St. Mark's Episcopal Church

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Pentecost 15 2011 Sermon
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Rev. Lorraine Dierick

Our Gospel begins, “When Jesus entered the temple, the chief priests and the elders of the people came to him.”
 
Oh, oh, sounds like trouble ahead.  The temple grounds are specifically the territory of the chief priests and we can anticipate conflict between the teachings of Jesus and those who have held places of authority and status.
 
The parable of the two sons was told by Jesus during the last week of his life in Jerusalem.  After he had borrowed a donkey to ride into town, after he had chased the moneychangers out of the temple, after he had cursed the fig tree for failing to bear fruit, he went back to the temple to teach.  He’s been attracting crowds, the hierarchy is getting anxious, things are heating up.
 
And now he is confronted by the chief priests and elders.  Who does he think he is?  By what authority does he come into town and do and say these disturbing things?  He doesn’t answer them and as is typical of him he tosses a question right back at them.
 
It’s a little like a tennis match, isn’t it?  A player serves the ball, the opponent slams it back, back and forth it goes until someone spikes that ball, placing it where it is impossible to return.  Point scored!
 
Jesus asks them, “What do you think?”  Not waiting for an answer, he tells a story.
 
Jesus rarely did give a straight answer to those who questioned him.  He was a skilled teacher, he had a way of helping people discover the answer for themselves.
 
Have any of you ever sat in a classroom where a teacher used this technique?  One of my most memorable teachers frequently taught in this way.  A student would ask a question, then she very cleverly by questioning the student guided them to the answer.  You never forgot a teacher like that and even today we are captivated by Jesus’ ability to tease us into discovering the answers for ourselves.
 
So we have the story of two sons, actually two children old enough to work in their father’s vineyard, young enough to be still working out their relationship with their father.  When he asked his sons to go out and work in the vineyards, the first one said no, but later changed his mind and went.  The second son said he would go but never did.
 
“Which brother did the will of his father?” asks Jesus.  It was an easy answer for the chief priests and elders as it is for us.
 
It wasn’t this simple parable that made the elders angry, it was what Jesus said next.  “Truly, I tell you, the tax collectors and prostitutes are going into the kingdom of God ahead of you.”
 
That was extremely shocking to those who thought of themselves as righteous before God.  They studied and loved the law, they observed all the rituals and feast days, they believed all the right things, they said all the right things.  They had become so attached to all their ideas about those things that they just couldn’t bring themselves to hear any suggestion that there might be something they were missing.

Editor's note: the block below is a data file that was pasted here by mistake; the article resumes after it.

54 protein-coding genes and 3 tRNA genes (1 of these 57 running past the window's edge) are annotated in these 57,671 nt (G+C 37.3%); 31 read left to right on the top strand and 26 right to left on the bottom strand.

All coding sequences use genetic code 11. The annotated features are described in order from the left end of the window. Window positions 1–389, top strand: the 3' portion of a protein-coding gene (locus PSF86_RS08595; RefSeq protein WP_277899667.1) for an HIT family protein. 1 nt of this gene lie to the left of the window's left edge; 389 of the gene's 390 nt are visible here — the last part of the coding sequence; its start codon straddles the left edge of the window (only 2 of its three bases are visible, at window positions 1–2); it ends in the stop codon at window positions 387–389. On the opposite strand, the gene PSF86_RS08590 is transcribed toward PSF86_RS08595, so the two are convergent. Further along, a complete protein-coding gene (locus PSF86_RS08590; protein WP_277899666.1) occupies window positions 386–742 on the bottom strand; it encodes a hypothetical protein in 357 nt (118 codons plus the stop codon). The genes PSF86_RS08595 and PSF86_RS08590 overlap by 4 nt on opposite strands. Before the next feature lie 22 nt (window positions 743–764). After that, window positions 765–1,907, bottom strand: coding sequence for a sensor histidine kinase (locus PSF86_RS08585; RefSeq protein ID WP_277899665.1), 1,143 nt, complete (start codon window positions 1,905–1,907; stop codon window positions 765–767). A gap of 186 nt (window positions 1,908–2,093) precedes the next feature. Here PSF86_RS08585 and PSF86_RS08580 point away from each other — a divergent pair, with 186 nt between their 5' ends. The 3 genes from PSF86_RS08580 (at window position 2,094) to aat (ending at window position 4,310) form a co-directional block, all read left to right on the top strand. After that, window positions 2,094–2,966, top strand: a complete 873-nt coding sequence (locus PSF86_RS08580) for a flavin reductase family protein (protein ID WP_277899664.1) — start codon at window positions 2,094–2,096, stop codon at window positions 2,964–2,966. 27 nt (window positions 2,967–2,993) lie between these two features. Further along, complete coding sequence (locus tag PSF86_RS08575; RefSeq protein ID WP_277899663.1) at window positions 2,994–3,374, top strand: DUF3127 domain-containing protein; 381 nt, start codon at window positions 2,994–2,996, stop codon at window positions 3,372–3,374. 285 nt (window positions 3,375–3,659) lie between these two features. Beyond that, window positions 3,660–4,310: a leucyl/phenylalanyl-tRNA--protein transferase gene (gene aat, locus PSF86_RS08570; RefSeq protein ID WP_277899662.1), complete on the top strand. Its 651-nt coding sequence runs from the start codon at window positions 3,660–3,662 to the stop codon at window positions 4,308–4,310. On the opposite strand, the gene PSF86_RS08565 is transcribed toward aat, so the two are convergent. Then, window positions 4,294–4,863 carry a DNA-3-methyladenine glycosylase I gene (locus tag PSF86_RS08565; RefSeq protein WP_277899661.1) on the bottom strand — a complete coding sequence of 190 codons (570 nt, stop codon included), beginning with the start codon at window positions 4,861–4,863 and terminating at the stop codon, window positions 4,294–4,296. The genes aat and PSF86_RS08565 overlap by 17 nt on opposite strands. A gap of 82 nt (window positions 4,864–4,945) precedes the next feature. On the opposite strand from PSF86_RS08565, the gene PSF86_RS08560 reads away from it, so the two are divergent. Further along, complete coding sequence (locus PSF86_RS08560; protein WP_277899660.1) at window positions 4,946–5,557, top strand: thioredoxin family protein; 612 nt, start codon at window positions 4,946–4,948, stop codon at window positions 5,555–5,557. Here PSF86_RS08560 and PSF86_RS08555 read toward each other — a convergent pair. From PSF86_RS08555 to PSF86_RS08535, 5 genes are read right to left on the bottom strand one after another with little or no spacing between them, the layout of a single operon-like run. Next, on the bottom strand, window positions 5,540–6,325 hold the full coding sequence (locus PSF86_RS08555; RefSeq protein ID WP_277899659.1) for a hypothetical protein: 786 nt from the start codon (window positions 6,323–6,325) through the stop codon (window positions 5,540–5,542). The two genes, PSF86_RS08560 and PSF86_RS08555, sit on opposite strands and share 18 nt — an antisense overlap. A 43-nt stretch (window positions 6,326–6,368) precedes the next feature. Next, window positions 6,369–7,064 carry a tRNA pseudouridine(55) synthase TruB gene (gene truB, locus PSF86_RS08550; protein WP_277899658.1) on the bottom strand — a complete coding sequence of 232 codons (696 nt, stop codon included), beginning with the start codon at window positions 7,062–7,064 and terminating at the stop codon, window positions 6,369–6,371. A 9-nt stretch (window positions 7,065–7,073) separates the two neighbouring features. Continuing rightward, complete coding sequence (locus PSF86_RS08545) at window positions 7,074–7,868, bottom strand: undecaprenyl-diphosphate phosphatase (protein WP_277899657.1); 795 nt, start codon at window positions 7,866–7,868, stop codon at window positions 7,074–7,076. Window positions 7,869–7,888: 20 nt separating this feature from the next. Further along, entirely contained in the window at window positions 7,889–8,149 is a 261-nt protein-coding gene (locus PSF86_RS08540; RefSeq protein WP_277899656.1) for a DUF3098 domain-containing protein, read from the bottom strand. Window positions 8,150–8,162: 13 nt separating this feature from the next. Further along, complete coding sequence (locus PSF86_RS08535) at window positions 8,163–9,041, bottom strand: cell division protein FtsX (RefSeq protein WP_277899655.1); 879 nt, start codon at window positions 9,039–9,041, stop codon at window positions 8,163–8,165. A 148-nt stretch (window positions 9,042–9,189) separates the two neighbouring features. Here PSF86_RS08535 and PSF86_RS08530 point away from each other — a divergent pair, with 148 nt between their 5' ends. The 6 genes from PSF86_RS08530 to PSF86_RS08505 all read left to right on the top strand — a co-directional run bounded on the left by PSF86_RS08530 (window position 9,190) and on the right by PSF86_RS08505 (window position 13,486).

Jesus suggested that they let go of some of their beliefs for a fresh experience of God.  They thought they were doing the right things and living the right way, they had studied hard and worked hard to earn the respect and admiration of others and they had come to enjoy their places of privilege in the human hierarchy of their time.
 
Our Book of Common Prayer recommends that baptisms take place on Easter, Pentecost, All Saints, and the Baptism of our Lord.  If there are no baptisms on those special days we are to say the renewal of baptismal vows.  So we are being reminded regularly throughout the year of what we believe and how we are to be living as Christians in the world.
 
If we claim to be Christians, promise to love one another as God loves us on Sunday, then go out on Monday living only for ourselves, we have missed the mark—we haven’t even come close!
 
I truly believe that you all here sincerely try to live and walk with Jesus.  I have such good intentions and I’m sure you do also, but I mess up more often than I care to admit.  Every day life seems to creep in and interrupt my best laid plans.
 
It is often a stretch between what we believe and what we do, and our Gospel reminds us we are to do the will of our Father.
 
There are plenty of people who say, believe and stand for the right things.  In the words of Soren Kierkagaard, “Jesus wants followers, not admirers.”
 
In our opening hymn today, the last line reads, “Live we then in human choices lives that like our music sing.  Hallelujah.”
 
May our choose every day to do God’s will.  AMEN.



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